In nonhuman primates, aggressive behavior correlates directly with testosterone (T) levels. In men, self-reported aggression does not reliably correlate with circulating T levels. This study set out to investigate the behavioral effects of supraphysiological levels of testosterone on self reported and partner reported aggression. Thirty healthy eugonadal men with partners (mean age = 28.2 years; range 19 – 45 years) and 7 hypogonadal men (mean age = 31.43 years; range 23 – 40 years) participated in this single-blind, placebo controlled study. Participants were randomised into two treatment groups (n = 15) to receive: 1) 200 mg testosterone (T) enanthate, intramuscularly, weekly for 8 weeks to raise T levels into the supraphysiological range; the active group or 2) 200 mg sodium chloride, intramuscularly, weekly for 8 weeks; the placebo group. The hypogonadal group received 200 mg T enanthate, intramuscularly, bi-weekly for 8 weeks. All groups completed a battery of behavior measures [Aggressive Provocation Questionnaire (O’Connor et al, in press); Aggression Questionnaire (Buss & Perry, 1992); Aggression Questionnaire-Partner version (O’Connor et al., in press); Rathus Assertiveness Schedule (Rathus, 1973); State Self Esteem Questionnaire (Heatherton & Polivy, 1991); Irritability sub-scale (Buss & Burkee, 1957); Barratt Impulsivity Scale-11 (Barratt & Patton, 1983)] and a blood sample was obtained at baseline, week 4 and week 8. Preliminary analysis has found no statistically significant increases in self reported or partner reported aggression levels in any of the groups, although there was a trend towards increased frequency of aggressive responding to provoking scenarios at week 4 in the active group. No significant changes in assertiveness or self esteem have been found. Surprisingly, the hypogonadal group reported significantly higher levels of hostility at all time points compared to the active and placebo groups. Plasma T levels were generally not significantly correlated with any of the behaviour measures. Cognitive and motor impulsivity emerged from stepwise multiple regression analysis as the most important predictors of self-reported aggression, explaining significant proportions of variance at different time points. These results generally do not offer support to the hypothesis that supraphysiological levels of T lead to increased self and partner reported aggression.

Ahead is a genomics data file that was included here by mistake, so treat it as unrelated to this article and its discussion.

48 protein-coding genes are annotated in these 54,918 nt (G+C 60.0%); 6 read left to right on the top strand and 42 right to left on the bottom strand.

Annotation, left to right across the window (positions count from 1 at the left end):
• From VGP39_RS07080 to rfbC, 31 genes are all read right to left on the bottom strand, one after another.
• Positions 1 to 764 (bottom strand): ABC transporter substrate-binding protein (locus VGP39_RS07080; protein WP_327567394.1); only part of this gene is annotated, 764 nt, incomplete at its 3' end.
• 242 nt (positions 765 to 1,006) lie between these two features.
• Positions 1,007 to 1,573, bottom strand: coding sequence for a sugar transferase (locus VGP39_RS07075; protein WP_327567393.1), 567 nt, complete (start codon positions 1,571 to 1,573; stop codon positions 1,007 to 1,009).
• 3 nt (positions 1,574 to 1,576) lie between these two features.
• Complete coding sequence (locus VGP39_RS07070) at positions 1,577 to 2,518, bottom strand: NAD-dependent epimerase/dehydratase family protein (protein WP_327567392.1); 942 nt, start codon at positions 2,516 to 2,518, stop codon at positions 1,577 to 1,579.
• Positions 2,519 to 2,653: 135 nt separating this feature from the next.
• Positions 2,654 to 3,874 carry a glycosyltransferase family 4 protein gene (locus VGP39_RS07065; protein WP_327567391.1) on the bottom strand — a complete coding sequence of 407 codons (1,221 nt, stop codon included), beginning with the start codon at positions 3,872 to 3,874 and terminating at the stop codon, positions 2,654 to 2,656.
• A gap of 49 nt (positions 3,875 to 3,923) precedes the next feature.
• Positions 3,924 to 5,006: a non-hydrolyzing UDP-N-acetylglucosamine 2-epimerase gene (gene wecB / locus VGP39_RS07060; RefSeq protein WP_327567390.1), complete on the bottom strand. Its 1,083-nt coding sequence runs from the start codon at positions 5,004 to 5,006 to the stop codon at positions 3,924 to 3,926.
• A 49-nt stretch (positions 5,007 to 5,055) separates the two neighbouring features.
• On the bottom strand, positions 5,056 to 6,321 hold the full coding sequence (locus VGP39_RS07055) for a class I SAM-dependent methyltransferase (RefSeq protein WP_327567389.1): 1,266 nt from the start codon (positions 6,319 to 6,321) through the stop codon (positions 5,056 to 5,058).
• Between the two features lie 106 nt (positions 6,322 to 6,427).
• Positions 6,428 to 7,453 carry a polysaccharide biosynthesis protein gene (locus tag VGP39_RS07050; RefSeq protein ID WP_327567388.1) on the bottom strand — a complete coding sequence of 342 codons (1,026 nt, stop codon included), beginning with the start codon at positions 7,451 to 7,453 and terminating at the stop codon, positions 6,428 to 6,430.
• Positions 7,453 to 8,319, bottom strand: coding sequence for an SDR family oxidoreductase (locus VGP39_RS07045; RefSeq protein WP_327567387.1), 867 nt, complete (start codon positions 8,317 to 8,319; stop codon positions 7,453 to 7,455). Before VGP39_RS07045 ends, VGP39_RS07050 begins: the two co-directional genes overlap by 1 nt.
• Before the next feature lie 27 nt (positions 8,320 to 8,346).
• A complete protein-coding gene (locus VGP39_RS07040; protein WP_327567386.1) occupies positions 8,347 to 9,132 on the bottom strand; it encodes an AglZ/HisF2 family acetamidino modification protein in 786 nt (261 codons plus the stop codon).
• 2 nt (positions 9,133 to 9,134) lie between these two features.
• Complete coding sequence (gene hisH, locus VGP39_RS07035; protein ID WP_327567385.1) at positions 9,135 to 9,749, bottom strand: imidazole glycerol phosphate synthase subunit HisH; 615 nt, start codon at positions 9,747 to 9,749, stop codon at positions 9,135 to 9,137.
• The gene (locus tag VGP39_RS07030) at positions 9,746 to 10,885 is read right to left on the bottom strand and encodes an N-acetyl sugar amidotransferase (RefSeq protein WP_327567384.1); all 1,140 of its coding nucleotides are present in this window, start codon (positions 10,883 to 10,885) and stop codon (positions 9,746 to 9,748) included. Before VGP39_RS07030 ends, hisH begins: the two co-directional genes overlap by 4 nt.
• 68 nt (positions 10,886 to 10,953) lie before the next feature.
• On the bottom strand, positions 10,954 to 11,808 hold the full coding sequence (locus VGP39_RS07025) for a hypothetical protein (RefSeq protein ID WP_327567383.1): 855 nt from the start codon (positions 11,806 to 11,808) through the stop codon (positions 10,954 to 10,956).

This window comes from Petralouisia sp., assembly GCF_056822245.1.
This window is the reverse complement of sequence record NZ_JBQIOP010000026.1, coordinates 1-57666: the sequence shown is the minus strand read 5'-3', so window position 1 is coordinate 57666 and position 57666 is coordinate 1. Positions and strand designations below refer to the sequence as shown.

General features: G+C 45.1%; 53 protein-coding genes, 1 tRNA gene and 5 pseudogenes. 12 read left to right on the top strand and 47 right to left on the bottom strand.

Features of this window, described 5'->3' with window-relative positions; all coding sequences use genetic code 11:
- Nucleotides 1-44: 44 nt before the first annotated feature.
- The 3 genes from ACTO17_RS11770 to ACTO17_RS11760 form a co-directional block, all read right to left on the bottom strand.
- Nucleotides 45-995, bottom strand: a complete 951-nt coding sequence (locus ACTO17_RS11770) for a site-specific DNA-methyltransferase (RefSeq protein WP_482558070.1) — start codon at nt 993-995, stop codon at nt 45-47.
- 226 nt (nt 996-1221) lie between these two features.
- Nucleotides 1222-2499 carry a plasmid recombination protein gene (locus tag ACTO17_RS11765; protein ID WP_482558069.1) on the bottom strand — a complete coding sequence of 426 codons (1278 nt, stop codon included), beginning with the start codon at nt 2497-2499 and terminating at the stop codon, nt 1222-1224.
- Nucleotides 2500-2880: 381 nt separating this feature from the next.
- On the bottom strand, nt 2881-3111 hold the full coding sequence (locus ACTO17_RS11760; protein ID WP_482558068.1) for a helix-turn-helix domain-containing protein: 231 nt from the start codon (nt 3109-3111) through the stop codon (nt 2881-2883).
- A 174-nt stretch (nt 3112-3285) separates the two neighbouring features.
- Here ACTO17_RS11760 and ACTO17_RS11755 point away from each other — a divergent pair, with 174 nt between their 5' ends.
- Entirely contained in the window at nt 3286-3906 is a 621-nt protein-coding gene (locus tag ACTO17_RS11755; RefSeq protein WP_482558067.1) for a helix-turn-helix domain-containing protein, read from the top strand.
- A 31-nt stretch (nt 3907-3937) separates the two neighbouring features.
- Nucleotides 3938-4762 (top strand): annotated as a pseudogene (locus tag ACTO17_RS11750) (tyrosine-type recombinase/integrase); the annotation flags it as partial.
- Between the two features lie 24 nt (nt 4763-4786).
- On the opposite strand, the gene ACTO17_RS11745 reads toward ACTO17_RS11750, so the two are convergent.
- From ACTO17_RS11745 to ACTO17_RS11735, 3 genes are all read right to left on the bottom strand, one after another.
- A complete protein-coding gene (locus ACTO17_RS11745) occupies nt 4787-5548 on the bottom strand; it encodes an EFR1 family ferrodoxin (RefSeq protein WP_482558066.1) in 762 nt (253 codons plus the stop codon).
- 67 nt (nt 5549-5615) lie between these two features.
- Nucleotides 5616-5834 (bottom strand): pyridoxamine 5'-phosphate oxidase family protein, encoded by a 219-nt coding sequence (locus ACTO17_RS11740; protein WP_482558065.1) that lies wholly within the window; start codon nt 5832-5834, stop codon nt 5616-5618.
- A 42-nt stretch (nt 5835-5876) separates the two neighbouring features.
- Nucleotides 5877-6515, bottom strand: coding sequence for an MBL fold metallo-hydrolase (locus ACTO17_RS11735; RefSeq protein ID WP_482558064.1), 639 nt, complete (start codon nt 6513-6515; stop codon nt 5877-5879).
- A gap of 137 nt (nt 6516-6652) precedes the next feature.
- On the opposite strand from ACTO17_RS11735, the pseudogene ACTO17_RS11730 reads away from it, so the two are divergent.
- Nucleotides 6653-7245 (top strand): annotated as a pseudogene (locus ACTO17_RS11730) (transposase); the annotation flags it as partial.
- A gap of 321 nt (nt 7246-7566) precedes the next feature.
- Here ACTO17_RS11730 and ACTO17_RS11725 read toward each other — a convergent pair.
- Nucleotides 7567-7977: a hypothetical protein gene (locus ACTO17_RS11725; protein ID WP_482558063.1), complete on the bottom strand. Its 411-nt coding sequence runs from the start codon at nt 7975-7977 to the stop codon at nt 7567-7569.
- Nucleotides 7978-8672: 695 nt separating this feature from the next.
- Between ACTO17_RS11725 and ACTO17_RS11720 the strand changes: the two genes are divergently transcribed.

Salvador, A., Suay, A.F.,  Martinez-Sanchis, S., Simon, V.M. and Brain*, P.F.
Area of Psychobiology, Faculty of Psychololgy, University of Valencia, Valencia, Spain.
*School of Biological Sciences, University of  Wales Swansea, Swansea, UK

The role of testosterone in competitive aggression is still open to debate in humans. An important problem is the difficulty of finding adequate behavioral measures. In fact, it has been repeatedly claimed that a main challenge for this topic of research is identifying social situations which permit the study of the role of testosterone in overt behavior comparable to investigation carried out in other species. Sports competitions present several important opportunities to analyse behavior associated with high competitiveness. In particular, contact sports have an especialpropensity to develop into aggressive behavior. With this in mind, the relationships between testosterone levels measured before and after a judo combat and the behaviour displayed during the combat itself were examined. An observational scale was designed from activities usually shown by fighters in judo contests. This scale grouped a number of different elements toform seven behavioural categories that covered the entire period studied. These were threat, fighting, domination, attack/counterattack, defense, observation and stop. Positive correlations were found between offensive behaviours displayed in this kind of competition and testosterone. Furthermore, this relationship supports previous data indicating an association of testosterone with involvement and anger displayed during judo contests as assessed by the coaches. Sports competitions appear to be socially accepted situations that may be used to obtain information about behavior/hormone relationships in our own species.


Haller, J., Fabich, K. and Kruk*, M.R.
Institute of Experimental Medicine, Budapest, Hungary. *Medical University, Leiden, The Netherlands

Ultradian fluctuations in plasma corticosterone have been demonstrated in monkeys and humans. It has been recently shown that corticosterone secretion pulsates in female rats and an attempt was made to assess whether levels also fluctuate in male rats. The amplitude of oscillations was similar with that reported for females but the period was larger in males (a phenomenon perhaps related to the shorter corticosterone half-life in females). Male rats were studied in aggressive encounters lasting only 5 min to reduce interference from fight-induced stress reactions. Male rats were significantly more aggressive in the increasing phase of their corticosterone fluctuation when confronting a male intruder than counterparts in the decreasing phase of their corticosterone fluctuations facing such opponents. Corticosterone fluctuations were artificially mimicked by a combination of treatments with the corticosterone synthesis inhibitor metyrapone and corticosterone. Again, males with increasing plasma corticosterone levels were more aggressive than counterparts with a decreasing plasma corticosterone concentration. It appears that ultradian fluctuations in corticosterone affect the propensity of an animal to behave aggressively. This suggests that the behavioural response to an aggressive challenge may vary in the same animal across the day due to the pulsating nature of corticosterone secretion.